In the case of the NHS in England and Scotland, the use of connected networks – linking GP surgeries to main hospital infrastructures – meant that the virus could navigate it with relative ease. But there were no reports of the incident impacting on patient care anywhere in Wales.
But the Welsh success is making all the private sector deals in England look a bit weak.
NHS Wales was in fact attacked by the virus but monitoring software and processes identified each attack, allowing the Informatics Service to isolate and kill the virus.
In total, 37 computers were investigated as being suspected of having the virus but only seven were infected with the malware out of 55,000 computers in use across NHS Wales.
The Informatics Service are urging suppliers and partners to ensure that local systems are protected and that staff remain aware of the “on-going need” to protect the IT systems.
A study by Nominet found that only nine percent of parents would like their children to choose a career as a tech entrepreneur, web developer or computer games developer.
Of these parents were more likely to steer boys than girls towards a technology career – 13 percent of parents said they would want their son to pursue a career as a tech entrepreneur or games developer, whereas these roles did not appear at all in the top five roles that parents suggested for girls.
A career as an engineer was the top choice of parents for boys to pursue in the future, whereas a quarter or parents hoped girls would become doctors – and only six percent hoped their daughters would become tech entrepreneurs.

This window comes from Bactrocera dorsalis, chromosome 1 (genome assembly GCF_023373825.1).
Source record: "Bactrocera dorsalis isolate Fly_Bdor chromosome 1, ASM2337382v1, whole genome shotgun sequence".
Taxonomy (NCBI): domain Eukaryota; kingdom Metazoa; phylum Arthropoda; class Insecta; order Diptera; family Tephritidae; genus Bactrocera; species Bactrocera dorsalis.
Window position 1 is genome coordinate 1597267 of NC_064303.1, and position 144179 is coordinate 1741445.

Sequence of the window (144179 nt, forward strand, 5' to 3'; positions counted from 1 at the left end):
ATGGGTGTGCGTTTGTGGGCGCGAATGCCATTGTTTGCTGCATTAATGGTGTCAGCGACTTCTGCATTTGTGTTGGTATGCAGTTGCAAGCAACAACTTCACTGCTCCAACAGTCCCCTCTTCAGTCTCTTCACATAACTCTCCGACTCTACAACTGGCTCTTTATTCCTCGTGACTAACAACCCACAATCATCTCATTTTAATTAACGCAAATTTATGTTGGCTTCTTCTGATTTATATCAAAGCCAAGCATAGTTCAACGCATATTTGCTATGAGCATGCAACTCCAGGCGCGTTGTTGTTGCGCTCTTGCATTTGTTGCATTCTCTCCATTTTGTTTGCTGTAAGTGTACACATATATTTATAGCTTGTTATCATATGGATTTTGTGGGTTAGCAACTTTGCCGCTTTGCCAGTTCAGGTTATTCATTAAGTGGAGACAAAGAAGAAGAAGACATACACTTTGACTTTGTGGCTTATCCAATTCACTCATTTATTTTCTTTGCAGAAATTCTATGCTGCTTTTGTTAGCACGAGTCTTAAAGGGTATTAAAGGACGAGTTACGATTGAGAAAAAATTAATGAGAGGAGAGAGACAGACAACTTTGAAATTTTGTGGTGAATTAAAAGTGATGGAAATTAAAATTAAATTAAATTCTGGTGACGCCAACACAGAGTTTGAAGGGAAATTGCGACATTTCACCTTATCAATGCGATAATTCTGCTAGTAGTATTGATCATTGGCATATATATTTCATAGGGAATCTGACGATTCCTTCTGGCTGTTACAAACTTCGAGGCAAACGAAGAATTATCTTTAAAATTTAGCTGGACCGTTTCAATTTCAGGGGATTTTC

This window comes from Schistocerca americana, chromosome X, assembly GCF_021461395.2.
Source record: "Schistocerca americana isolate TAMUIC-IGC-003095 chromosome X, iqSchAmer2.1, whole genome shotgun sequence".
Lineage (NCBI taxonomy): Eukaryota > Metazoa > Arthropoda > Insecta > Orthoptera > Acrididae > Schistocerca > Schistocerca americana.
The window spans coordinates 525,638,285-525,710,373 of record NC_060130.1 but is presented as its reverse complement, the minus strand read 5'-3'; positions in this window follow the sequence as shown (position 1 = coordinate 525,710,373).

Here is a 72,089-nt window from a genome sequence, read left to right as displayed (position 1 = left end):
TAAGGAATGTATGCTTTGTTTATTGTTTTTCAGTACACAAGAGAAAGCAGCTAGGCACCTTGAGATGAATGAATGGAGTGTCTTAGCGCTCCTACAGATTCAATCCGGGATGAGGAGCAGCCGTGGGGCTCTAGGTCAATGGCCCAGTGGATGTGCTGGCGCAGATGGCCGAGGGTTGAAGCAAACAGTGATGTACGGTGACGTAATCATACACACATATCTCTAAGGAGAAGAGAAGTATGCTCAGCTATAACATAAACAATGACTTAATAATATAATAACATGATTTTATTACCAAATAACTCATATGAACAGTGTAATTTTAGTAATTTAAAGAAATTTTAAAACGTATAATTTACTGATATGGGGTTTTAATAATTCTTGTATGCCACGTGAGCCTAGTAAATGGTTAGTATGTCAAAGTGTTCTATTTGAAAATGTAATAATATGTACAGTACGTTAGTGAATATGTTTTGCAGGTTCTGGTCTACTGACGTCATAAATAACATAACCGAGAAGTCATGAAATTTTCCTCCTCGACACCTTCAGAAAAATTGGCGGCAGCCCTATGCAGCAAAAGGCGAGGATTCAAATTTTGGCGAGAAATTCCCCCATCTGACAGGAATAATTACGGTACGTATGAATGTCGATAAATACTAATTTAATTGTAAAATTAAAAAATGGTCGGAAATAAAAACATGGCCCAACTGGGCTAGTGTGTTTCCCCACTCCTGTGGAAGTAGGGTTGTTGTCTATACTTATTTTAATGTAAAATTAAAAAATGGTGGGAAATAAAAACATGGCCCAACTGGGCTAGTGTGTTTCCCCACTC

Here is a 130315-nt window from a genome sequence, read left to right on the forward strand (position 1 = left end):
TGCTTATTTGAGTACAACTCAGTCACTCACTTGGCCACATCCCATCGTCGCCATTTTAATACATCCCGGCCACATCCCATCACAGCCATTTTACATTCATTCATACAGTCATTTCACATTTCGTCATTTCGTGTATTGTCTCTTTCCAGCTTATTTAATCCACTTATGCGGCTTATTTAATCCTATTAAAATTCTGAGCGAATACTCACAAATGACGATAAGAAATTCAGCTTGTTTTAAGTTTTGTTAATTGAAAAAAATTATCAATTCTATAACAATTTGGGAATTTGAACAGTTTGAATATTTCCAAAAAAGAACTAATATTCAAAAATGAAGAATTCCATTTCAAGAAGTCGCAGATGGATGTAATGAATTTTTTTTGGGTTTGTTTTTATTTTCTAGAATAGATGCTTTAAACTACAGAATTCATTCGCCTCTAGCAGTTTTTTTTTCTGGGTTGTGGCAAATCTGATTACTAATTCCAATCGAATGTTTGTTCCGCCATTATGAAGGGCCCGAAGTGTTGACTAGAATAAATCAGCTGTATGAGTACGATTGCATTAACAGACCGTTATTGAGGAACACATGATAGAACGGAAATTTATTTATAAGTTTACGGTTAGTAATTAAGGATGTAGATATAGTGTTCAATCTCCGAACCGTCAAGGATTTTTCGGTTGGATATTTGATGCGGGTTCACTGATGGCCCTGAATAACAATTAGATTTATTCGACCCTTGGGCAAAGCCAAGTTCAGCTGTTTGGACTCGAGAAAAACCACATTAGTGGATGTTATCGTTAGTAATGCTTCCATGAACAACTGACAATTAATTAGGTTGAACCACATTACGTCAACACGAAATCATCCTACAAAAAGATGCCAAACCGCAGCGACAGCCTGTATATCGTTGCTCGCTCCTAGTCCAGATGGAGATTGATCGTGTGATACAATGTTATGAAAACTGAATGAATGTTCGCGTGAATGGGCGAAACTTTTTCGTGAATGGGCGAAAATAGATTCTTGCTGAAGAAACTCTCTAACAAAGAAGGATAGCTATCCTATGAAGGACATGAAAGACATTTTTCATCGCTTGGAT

Eleanor Bradley, COO of Nominet, said the UK had the potential to be a hub for tech in the future as it begins to grow its digital economy, but parents needed to encourage their children into technology roles for these efforts to succeed.
“Parents are one of the greatest influences on their children’s future decisions, much more than they perhaps give themselves credit for, and I encourage everyone to help all young people – and especially girls – to consider the possibilities the tech industry has to offer,” said Bradley.
The UK IT industry is suffering from a skills gap, and the government has tried to develop a bigger pipeline of young people with relevant skills by introducing the computing curriculum in 2014, making it compulsory for children between the ages of five and 16 to learn concepts such as computational thinking.
Many parents are beginning to understand the importance of computing skills, with 45 percent in the study thinking computing studies will give children useful skills to have after they leave school.
Only 19 percent of parents think coding skills will be important for future jobs.
Dads are often seen as less of a barrier for girls attempting to pursue a technology career than mums, and the Nominet research found dads are more likely to encourage children to attend tech-based after-school activities in general.
Google’s Cloud SQL service was hit by rather a nasty glitch over the weekend and more than seven percent of clients using the service’s first-generation code were not backing up properly.
Google announced it was “forcing” backups “as short-term mitigation” and was expected to issue a patch today.
The news comes just as Google is announcing the release of its new Cloud Spanner product.
For those who came in late, Cloud Spanner is a horizontally-scalable and strongly consistent relational database, combining the company’s two other DBaaS solutions, NoSQL and RDBMS, offering a wider range of services including ACID transactions and SQL semantics. It’s targeting AWS’s RDS and Microsoft’s SQL Database in the public cloud.
Product manager, Dominic Preuss wrote in his bog that Google had carefully designed Cloud Spanner to meet customer requirements for enterprise databases — including ANSI 2011 SQL support, ACID transactions, 99.999% availability and strong consistency — without compromising latency”.